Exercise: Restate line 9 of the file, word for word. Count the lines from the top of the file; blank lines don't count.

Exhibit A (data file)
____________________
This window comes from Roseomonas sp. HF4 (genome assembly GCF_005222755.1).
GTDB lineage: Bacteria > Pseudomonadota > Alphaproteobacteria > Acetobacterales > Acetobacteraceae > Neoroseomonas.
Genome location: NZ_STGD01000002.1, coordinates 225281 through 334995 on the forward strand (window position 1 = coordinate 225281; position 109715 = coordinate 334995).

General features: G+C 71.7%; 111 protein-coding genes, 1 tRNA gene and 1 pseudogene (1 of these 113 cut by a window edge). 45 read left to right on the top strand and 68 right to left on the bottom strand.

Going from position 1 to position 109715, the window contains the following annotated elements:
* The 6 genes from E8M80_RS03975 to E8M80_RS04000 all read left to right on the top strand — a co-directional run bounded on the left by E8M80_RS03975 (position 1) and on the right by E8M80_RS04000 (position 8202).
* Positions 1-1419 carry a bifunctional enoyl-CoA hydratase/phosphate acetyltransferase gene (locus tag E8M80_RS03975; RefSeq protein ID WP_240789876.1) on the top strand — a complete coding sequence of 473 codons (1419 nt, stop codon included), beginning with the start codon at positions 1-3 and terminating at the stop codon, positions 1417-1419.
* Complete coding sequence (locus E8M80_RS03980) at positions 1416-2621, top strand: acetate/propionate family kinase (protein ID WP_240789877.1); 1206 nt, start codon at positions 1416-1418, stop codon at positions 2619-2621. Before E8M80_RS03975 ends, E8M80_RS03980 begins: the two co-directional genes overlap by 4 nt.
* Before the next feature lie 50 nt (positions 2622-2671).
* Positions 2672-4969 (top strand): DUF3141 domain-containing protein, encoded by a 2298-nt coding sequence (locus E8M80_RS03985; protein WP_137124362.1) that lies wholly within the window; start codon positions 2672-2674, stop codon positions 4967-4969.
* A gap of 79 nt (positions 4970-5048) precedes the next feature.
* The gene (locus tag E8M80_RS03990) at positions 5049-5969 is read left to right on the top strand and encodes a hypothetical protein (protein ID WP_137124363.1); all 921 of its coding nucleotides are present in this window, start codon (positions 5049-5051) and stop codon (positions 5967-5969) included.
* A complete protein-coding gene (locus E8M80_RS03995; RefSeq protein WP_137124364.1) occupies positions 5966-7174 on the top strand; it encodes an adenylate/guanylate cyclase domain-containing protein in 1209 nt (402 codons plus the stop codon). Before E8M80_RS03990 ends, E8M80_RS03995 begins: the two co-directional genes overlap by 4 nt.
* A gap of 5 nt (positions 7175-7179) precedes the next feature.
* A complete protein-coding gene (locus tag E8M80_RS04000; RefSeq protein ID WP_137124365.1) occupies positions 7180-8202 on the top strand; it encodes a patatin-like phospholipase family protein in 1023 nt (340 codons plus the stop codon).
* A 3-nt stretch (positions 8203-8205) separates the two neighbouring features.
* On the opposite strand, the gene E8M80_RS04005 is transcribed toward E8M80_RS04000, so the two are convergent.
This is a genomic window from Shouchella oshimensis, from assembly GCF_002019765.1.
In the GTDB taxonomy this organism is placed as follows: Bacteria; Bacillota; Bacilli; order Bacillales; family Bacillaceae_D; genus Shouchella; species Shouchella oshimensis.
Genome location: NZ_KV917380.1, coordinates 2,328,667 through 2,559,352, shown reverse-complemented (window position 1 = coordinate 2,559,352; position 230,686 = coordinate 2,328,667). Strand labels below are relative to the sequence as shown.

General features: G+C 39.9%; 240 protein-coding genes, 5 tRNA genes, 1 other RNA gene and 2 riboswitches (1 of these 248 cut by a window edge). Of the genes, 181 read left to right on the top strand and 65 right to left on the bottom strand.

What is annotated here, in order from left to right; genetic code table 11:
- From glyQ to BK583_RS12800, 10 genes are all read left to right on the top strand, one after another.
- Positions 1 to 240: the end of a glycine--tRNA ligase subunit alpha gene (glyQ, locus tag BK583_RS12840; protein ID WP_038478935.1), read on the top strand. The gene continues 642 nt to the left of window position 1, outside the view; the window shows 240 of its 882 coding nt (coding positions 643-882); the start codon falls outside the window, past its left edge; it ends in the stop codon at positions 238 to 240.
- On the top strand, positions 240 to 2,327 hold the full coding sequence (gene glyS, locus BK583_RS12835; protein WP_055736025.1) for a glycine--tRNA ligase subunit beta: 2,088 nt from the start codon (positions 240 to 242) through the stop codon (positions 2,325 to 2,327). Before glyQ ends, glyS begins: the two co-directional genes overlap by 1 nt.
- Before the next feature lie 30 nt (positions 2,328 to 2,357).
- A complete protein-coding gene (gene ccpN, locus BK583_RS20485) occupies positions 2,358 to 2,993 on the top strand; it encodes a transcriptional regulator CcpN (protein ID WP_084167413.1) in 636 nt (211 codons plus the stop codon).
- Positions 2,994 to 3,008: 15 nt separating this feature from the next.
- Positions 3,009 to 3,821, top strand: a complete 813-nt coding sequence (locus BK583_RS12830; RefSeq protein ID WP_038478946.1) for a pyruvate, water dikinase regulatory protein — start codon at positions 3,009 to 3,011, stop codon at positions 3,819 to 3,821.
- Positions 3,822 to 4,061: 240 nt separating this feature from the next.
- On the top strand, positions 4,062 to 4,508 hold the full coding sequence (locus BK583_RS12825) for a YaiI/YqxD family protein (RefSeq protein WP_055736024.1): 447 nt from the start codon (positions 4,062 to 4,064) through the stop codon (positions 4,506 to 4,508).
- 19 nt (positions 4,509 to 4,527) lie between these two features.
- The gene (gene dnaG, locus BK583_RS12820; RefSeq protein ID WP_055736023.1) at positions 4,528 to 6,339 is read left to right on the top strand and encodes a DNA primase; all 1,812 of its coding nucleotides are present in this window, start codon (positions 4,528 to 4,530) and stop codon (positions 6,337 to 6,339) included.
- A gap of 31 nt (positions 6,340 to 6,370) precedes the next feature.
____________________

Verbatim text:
* Before the next feature lie 50 nt (positions 2622-2671).